display | more...

in music, a symbol placed upon a staff to indicate the name and pitch of notes corresponding to its lines and spaces (either treble, alto/viola, tenor, or bass), also called a clavis key

In teaching my students the clefs I use what may be a suspect etymology, which Webster 1913 hints at. But it is, nevertheless, reasonably effective.

As French is a common second, or even first language in Canada, I tell my students that the clef is the key to unlocking the names of the lines and spaces. The French for this is cle or clef, as in roman a clef;.

I also tell them, as Webster 1913 points out, that the clefs are probably corruptions or modifications of the letters C, F, and G. They don't usually believe it. Would you?

In the word cle there is a rising accent on the e, and in roman a clef there is a falling accent on the a.

But legbagede and his node Special Alt key characters & accents notwithstanding, I cannot make the accents work with my OS and browser (now Windows ME, and I.E. 5.5). So, I'm stuck.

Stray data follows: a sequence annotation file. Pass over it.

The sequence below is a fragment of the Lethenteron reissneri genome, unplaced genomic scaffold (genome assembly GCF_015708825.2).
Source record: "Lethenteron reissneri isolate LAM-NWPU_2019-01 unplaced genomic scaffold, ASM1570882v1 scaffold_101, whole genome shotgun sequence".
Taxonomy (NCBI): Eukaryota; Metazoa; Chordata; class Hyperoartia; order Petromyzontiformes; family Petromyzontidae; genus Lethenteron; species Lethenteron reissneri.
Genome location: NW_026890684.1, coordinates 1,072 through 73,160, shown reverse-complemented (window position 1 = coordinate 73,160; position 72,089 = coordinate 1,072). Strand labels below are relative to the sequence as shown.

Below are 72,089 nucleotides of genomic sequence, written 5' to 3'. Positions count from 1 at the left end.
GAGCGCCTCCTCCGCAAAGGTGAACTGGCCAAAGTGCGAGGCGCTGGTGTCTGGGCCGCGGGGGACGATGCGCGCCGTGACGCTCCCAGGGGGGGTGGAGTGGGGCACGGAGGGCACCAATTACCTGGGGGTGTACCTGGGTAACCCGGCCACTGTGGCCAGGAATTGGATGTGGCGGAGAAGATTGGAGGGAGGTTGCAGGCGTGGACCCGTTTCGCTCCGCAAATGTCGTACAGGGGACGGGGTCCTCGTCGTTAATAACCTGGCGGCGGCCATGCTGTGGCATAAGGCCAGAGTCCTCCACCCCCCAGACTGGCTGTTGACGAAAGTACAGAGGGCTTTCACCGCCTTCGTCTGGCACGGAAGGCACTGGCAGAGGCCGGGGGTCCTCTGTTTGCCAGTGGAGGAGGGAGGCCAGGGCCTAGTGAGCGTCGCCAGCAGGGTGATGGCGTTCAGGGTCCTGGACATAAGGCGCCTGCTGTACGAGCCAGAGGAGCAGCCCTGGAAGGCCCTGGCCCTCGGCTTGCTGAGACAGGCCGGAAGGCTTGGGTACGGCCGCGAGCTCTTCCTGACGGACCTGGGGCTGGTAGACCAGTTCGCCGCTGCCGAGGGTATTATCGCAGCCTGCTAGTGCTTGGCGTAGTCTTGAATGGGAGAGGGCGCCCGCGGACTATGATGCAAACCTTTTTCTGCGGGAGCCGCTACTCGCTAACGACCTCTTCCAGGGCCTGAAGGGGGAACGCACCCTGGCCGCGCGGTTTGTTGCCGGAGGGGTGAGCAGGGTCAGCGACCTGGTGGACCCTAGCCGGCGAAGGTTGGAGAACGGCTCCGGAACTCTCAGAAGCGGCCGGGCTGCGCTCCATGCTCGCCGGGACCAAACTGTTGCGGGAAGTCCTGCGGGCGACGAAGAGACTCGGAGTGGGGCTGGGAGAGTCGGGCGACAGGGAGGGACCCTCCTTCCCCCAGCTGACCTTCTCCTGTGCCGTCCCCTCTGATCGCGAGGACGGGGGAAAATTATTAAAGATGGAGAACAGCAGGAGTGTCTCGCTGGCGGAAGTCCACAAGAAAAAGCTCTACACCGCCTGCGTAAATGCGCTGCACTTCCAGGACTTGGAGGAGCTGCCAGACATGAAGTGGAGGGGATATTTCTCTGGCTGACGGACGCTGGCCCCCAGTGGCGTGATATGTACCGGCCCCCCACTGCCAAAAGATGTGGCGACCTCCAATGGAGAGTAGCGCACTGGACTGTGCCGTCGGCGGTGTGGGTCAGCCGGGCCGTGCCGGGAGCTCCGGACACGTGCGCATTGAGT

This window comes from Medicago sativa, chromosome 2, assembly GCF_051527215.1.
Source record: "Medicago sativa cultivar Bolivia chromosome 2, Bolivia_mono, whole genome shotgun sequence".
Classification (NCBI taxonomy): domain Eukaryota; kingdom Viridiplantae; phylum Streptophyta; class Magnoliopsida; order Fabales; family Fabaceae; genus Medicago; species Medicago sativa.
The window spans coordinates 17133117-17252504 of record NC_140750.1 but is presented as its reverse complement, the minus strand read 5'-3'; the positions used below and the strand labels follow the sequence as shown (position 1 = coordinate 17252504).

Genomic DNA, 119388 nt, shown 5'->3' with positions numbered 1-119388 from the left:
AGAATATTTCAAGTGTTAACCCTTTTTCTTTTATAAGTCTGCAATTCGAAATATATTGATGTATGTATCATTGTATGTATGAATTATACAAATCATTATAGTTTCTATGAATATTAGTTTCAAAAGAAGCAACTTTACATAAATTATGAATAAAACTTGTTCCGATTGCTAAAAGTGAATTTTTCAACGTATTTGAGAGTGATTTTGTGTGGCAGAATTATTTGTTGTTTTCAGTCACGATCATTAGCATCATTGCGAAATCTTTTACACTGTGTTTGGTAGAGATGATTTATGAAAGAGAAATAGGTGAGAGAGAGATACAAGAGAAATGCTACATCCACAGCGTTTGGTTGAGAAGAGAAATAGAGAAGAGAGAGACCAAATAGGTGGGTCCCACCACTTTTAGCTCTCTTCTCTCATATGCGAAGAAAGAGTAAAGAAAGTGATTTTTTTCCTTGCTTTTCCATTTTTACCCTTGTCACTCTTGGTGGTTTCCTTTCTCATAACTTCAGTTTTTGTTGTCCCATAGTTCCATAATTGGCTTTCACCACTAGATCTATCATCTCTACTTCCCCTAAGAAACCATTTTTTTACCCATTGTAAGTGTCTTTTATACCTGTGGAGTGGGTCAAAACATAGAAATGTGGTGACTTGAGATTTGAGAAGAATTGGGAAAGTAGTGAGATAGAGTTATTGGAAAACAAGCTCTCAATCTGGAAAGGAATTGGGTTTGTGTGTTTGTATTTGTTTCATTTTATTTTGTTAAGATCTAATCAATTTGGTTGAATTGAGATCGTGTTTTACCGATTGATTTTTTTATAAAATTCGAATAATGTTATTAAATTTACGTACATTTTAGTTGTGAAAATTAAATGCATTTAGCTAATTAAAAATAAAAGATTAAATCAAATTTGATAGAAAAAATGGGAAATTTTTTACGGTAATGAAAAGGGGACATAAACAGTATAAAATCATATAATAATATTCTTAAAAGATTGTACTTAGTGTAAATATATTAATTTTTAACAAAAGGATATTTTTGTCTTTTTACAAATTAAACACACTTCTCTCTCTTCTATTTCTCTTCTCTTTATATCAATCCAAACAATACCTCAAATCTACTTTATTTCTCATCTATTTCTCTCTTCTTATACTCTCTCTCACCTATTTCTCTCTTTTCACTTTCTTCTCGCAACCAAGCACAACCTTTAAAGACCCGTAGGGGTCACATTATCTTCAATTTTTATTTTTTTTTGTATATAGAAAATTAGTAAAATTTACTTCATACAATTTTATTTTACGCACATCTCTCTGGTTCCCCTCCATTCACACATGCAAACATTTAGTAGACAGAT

Also, a nickname for Wyclef Jean, Haitian rap artist who began with the Fugees before going on to his own solo projects.

He, along with those who allude to him, often refer to him as 'Clef' in rap lyrics. One example is when his fellow Fugee Praswell says to him:
"Clef I got the cash...lets jet town like Harlem Nights!" in the track 'Cowboys' on their second album, 'The Score'.

Clef [F. clef key, a key in music, fr. L. clavis key. See Clavicle.] Mus.

A character used in musical notation to determine the position and pitch of the scale as represented on the staff.

⇒ The clefs are three in number, called the C, F, and G clefs, and are probably corruptions or modifications of these letters. They indicate that the letters of absolute pitch belonging to the lines upon which they are placed, are respectively C, F, and G. The F or bass clef, and the G or treble clef, are fixed in their positions upon the staff. The C clef may have three positions. It may be placed upon the first or lower line of the staff, in which case it is called soprano clef, upon the third line, in which case it called alto clef, or upon the fourth line, in which case tenor clef. It rarely or never is placed upon the second line, except in ancient music. See other forms of C clef under C, 2.

Alto clef, Bass clef. See under Alto, Bass.


© Webster 1913.

Log in or register to write something here or to contact authors.